NORTH SMITHFIELD – The developer of a former mill that currently holds 132 condominium units is looking to expand as part of a long neglected obligation to the town to establish affordable housing on the property, and appeared before the Zoning Board this week seeking a variance to establish 38 additional units at 1 Tupperware Drive.
High Rocks, II LLC was scheduled to make their first presentation before the board this week on the latest expansion for the building that once held the Tupperware Mill.
The issue was continued, however, to a date in August, following an objection to the petition by an association of existing condo owners.
According to an application submitted to zoning this month, High Rocks will add more parking at the property, and fill a space on the second floor of the mill, previously occupied by a commercial tenant, with the 38 new units, 18 of which will be for affordable housing.
The project to convert the building first received town approval in 2006 as a 120-unit development by a company known as the Blackstone-Smithfield Corporation. As part of that approval, the building was slated to include 10 percent affordable housing, a condition intended to help the town reach its own state-mandated 10 percent minimum.
But according to those involved with the project, the housing market crash of 2008 sidelined their intentions.
“As you remember, the country went through a significant housing crisis during those years,” noted a letter to the board from Ryan Hurley of Kiernan, Plunkett & Redihan, LLP, an attorney representing the developer. “The impacts of the housing crisis were significant for this development.”
According to Hurley, the state-mandated 30-year lease for the affordable units made them less attractive to potential buyers and Blackstone-Smithfield Corporation even privately funded the purchase of three in hopes to fulfill the requirement.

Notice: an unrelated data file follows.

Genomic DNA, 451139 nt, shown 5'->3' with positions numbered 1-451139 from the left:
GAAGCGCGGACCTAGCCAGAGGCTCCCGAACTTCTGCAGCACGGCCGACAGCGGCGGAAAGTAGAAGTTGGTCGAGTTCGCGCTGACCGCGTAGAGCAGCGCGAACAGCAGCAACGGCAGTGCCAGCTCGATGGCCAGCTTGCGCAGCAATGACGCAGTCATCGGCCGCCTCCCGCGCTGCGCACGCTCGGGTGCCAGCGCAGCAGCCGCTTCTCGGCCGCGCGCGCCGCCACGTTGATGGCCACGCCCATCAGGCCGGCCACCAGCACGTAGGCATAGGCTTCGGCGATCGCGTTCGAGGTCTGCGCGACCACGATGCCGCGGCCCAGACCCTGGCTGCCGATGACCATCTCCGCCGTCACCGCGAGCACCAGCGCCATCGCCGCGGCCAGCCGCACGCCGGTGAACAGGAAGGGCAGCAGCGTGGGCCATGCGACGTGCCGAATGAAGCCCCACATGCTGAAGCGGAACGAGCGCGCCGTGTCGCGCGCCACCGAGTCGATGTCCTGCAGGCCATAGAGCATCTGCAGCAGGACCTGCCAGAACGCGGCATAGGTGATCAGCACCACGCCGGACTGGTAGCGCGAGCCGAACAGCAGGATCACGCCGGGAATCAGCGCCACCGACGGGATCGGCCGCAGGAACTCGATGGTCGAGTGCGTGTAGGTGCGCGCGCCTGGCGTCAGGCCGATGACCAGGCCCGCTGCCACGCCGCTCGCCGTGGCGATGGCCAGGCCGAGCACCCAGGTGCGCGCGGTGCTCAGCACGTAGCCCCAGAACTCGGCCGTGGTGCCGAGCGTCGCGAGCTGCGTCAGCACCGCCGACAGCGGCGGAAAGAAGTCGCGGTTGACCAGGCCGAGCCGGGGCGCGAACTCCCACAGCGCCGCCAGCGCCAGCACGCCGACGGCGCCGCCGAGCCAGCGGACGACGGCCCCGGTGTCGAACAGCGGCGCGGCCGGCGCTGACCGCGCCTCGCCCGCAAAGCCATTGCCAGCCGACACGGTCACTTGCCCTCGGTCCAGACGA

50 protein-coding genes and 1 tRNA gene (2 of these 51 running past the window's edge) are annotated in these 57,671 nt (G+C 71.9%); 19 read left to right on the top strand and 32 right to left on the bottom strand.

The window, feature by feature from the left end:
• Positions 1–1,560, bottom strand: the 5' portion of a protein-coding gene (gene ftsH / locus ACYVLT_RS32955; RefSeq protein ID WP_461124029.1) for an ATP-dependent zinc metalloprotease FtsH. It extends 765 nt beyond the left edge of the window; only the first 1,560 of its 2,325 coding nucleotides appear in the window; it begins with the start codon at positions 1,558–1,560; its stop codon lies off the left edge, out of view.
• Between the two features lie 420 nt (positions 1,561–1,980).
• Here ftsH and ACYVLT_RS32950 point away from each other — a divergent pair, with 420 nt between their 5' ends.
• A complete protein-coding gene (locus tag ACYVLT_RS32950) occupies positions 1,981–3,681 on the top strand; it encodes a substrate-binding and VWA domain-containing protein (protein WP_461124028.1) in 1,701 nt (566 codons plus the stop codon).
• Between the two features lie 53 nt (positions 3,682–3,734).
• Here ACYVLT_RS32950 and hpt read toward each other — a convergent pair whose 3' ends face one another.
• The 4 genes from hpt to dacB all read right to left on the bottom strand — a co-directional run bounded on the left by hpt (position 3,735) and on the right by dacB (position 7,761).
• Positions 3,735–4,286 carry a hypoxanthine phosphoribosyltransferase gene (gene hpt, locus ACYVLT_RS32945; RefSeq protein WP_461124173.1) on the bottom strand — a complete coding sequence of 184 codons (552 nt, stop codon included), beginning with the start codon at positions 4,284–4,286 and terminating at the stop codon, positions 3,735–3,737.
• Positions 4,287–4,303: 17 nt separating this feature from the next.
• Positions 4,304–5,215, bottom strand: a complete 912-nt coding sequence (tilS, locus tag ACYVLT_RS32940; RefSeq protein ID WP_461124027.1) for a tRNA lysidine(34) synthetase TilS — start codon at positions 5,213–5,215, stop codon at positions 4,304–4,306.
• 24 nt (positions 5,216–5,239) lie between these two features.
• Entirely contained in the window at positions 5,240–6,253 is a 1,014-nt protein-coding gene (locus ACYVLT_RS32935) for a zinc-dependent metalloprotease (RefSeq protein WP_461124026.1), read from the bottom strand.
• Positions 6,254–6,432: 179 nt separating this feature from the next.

Ultimately, all three were lost to foreclosure and in 2018, the Blackstone-Smithfield Corporation transferred the remainder of its assets in the property to High Rocks II, a new LLC.
The lack of the required affordable units went unnoticed until 2019, when the developer was brought before the Planning Board.
Recently, Armen Harootian, a principal with High Rocks, announced that a commercial tenant in the building had vacated allowing space for the required 12 affordable units, plus an additional.
“The existing residential units have been sold as condominiums,” noted a zoning application signed by Harootian. “In order to comply with the 10 percent affordable, new units are necessary.”
The 38-unit addition would bring the total in the structure to 170.
The planning board voted unanimously to find the proposal consistent with the town’s comprehensive plan, in that it achieves a diversity of housing opportunities and complies with land use goals.
But this time, planners built in some insurance: as a condition of approval, the developer must give the town a $480,000 cash deposit to ensure the affordable housing is developed.
Harootian now needs a use variance to convert the existing vacant commercial space– required because the residential multifamily units are not permitted in a manufacturing zone.
Zoners were set to hear the proposal on Tuesday, July 28 before an attorney acting on behalf of the building’s condo association requested a continuance.
Attorney Frank Lombardi noted that the association’s governing board objects to the petition due to the project’s potential adverse impact on drainage, parking, density, roads and other infrastructure.
“Moreover, I have reviewed the condominiums original declaration and bylaws and determined the declarant/petitioner’s rights to further develop the property, including the right to change use and add units, has long ago expired,” noted Lombardi, requesting an opportunity to negotiate with the developer.
Hurley dismissed those concerns on Tuesday, telling zoners, “there’s nothing in here.”
“I respect the board’s decision to request the continuance,” Hurley said. “I don’t believe any of the issues brought up by the condo association are that significant or frankly, within the jurisdiction of this board. Frankly, there have been issues that we’ve been dealing with the condo association for years now. In my opinion, it’s more of the same.”
The new hearing date for the project was set for Tuesday, Aug. 25.